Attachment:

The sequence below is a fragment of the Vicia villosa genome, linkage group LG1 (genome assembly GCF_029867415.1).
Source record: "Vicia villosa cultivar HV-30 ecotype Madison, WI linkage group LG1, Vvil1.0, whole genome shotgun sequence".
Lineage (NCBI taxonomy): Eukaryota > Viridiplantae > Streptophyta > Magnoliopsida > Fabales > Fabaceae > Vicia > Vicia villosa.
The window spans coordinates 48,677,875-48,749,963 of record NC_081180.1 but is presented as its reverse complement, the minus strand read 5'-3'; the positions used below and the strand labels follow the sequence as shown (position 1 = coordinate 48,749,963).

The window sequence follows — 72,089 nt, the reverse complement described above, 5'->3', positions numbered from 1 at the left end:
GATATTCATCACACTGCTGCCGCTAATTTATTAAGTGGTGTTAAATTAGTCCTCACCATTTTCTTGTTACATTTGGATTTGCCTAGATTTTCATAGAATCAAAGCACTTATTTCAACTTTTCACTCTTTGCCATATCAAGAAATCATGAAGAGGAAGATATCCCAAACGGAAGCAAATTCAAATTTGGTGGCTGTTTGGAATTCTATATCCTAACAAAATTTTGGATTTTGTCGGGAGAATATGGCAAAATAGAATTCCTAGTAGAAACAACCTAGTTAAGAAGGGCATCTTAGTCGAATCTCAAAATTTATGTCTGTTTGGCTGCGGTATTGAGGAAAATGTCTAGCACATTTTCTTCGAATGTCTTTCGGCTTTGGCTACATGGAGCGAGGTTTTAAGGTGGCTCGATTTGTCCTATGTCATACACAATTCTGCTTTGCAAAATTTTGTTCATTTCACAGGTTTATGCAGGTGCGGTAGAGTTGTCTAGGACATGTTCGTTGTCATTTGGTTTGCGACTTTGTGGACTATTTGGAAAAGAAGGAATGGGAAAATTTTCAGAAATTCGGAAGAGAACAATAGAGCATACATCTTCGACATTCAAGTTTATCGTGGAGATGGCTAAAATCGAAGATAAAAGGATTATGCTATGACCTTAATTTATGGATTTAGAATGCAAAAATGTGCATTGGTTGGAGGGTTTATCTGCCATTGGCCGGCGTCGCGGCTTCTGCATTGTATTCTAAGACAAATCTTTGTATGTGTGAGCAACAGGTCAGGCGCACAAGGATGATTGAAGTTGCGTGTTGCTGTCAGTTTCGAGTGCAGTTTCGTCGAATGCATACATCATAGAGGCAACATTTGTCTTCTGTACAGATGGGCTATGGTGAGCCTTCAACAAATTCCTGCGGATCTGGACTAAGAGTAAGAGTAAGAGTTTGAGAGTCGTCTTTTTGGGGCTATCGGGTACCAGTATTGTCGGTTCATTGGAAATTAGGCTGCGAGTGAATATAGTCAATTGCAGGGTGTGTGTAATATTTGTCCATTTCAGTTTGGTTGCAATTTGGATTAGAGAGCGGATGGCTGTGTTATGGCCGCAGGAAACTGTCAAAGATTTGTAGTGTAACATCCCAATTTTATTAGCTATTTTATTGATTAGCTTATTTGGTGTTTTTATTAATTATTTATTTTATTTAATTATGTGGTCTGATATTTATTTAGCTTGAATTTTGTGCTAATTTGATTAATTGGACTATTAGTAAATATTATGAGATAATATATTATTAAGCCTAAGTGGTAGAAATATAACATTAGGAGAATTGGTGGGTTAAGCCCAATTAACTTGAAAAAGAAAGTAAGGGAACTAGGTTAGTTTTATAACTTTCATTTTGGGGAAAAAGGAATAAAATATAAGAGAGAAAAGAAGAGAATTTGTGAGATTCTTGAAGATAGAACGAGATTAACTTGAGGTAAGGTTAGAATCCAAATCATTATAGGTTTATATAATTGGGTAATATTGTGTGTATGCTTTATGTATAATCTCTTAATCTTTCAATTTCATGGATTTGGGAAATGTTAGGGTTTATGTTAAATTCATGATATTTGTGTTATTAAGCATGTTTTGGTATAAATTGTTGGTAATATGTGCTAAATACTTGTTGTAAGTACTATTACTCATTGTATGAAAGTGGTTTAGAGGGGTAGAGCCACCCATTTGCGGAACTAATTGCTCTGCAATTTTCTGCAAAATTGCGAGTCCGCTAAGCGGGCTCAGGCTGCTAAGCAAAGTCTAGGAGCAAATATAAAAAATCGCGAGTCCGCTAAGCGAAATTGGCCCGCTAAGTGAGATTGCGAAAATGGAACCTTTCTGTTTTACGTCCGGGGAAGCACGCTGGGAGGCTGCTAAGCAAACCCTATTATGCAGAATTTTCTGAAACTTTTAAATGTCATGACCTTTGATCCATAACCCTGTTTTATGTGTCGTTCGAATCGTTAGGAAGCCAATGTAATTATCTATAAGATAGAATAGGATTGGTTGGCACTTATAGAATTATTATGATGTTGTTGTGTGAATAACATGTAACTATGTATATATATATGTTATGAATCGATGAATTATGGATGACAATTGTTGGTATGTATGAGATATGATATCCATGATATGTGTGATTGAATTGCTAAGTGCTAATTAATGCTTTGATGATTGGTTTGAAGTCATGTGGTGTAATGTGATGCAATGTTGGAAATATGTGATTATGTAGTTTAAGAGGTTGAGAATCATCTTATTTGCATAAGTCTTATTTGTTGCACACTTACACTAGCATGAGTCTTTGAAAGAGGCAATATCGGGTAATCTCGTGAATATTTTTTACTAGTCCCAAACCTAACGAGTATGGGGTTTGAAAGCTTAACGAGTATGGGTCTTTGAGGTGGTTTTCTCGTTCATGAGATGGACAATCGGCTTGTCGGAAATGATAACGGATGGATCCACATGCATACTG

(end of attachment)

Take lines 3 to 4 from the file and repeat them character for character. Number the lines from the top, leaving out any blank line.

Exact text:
Lineage (NCBI taxonomy): Eukaryota > Viridiplantae > Streptophyta > Magnoliopsida > Fabales > Fabaceae > Vicia > Vicia villosa.
The window spans coordinates 48,677,875-48,749,963 of record NC_081180.1 but is presented as its reverse complement, the minus strand read 5'-3'; the positions used below and the strand labels follow the sequence as shown (position 1 = coordinate 48,749,963).